Hard work met its match in Gertrude.  She did painting (interior and  exterior), varnishing and wall papering – working only in new construction.  Bismarck has apparently been progressive for many years because Gertrude indicated she was always busy in this line of work.  Gertrude also managed the café at a local livestock sales barn.  Even though sales were generally conducted one day a week, it took many, many hours to prepare meals and pastries for sale day.  She used to bake 40 pies a day for the sales events – including scratch crusts.  Think about it  40 pie crusts in one day.  To a pie-pastry challenged individual, this is quite and accomplishment!


Gertrude did not complain at all about working hard during her lifetime.  She actually found time in her schedule to do crocheting.  Her hands and eyes are not as crochet-friendly as they once were, so she currently doesn’t have a project in progress.  She does, however, enjoy the crafting activities at the Primrose Retirement Community were she resides.  She showed this visitor a recently completed project.  It consisted of a Christmas ornament that started its life as a clear glass ball.  The crafters were instructed how to apply paint on the inside of the glass ball by pouring small amounts of a selected color scheme into the glass ball and swirling it to obtain the desired effect.  The ornament Gertrude completed was absolutely lovely.

Spiritual Background:

The home Gertrude was raised in held faith and worship in high regard.  She remembers when she was a young child, traveling preachers would occasionally pass through the vicinity.  While her family was affiliated with an established church, her parents would be hospitable and courteous to those attempting to recruit members for other denominations.


Marian Barbie


Marian was born at Bismarck Hospital on November 14, 1927.  She recently celebrated her 83 birthday and stated she doesn’t mind if her age is known.  What a refreshing attitude!  Marian is youthful in many ways (more on that a little later).  Marian’s family lived in Menoken.  She graduated from Bismarck High School and Bismarck Junior College (now BSC).  Her husband, Don Barbie, was a returning veteran of World War II and they met while students at BJC.  Don and Marian were married in Grand Forks where Don graduated from UND with an engineering degree.  Married student housing was not as readily available at the time and Marian and Don lived in an 18-foot mobile home with no running water (except for a garden hose in the summer!), and no refrigeration, but they had an ice box.  Don’s work eventually took them to Kansas and to Pennsylvania.  They returned to Bismarck where Don worked as a bridge engineer with the ND Department of Transportation until his retirement.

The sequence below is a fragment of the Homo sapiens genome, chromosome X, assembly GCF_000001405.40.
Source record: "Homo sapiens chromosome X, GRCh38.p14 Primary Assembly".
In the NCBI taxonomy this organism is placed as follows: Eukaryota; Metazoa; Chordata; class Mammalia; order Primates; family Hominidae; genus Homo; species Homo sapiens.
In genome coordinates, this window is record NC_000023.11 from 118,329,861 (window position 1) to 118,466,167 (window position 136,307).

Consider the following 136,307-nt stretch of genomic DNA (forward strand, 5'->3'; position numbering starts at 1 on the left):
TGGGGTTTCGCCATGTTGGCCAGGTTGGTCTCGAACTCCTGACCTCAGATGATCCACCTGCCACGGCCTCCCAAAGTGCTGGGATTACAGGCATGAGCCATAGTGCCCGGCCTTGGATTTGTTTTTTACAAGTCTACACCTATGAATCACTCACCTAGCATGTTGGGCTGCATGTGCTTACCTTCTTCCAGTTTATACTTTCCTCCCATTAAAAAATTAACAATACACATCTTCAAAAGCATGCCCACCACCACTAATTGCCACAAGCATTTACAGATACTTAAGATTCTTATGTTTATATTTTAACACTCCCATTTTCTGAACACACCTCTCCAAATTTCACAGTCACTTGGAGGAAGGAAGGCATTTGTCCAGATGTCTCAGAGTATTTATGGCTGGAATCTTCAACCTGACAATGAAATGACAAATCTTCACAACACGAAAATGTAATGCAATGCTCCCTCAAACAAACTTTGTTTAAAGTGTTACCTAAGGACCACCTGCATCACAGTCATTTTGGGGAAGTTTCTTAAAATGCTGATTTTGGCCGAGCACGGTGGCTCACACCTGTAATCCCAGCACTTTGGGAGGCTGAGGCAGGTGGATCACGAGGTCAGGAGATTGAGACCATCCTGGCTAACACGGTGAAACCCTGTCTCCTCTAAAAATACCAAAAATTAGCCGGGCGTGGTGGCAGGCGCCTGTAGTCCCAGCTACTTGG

The Barbies had two daughters.  Dana is an hydrologist with a geological survey company in Austin, Texas.  Daughter Donna in Florida is a professor and program chair at Riddle Embry, a highly respected private flying institution in Daytona Beach.  Marian also has a granddaughter, Katrina Marie, who lives in Las Vegas. 


Marian, who is now retired, had an interesting employment history.  She worked for 6 years at what was then known as the Workers’ Compensation Bureau.  In 1965 she became Clerk of Court for the Burleigh County Court System.  Among other duties, Marian was responsible for issuing marriage licenses and functioning in the court room when accused persons made their pleas before a judge, impaneled jurors, and conducted court probate functions.  The job she held was an elected position and she ran for the position 3 times, winning all 3 times.  At some point, the court system underwent structural changes and district courts were formed from counties in specific areas.  This changed some of Marian’s job functions and she saw “the other side” as she became involved in mental health hearings, divorce proceedings, and child support collections.  Work for her was always interesting and challenging. 


At one point in her life, Marian played bridge quite regularly.  Her favorite hobbies were gardening – especially flowers.  It would seem that someone of Marian’s style would have had a lovely, manicured yard and gardens.  Marian has a canine companion known by the name “Miss Daisy” who came to her via granddaughter Katrina.  Miss Daisy is a basset hound and has beautiful dark brown eyes. 

Spiritual Background:

In her youth in Menoken, church services were held at school.  Regular church attendance has been a part of Marian’s life. 

Did You Know. . .

Marian started bowling many, many years ago and at one time was involved in league bowling 3 plus nights a week.  She currently bowls in the senior league twice each week.


Connie and Merle Brink


Merle was born in Sheldon, Iowa and moved at the age of 5 to Corsica, South Dakota.  Connie was born in Parkston, South Dakota, a community near Corsica.  They both received their elementary and secondary educations in Corsica.  They met at the Reformed Church at very young ages and have been friends forever; both were age 19 when they married.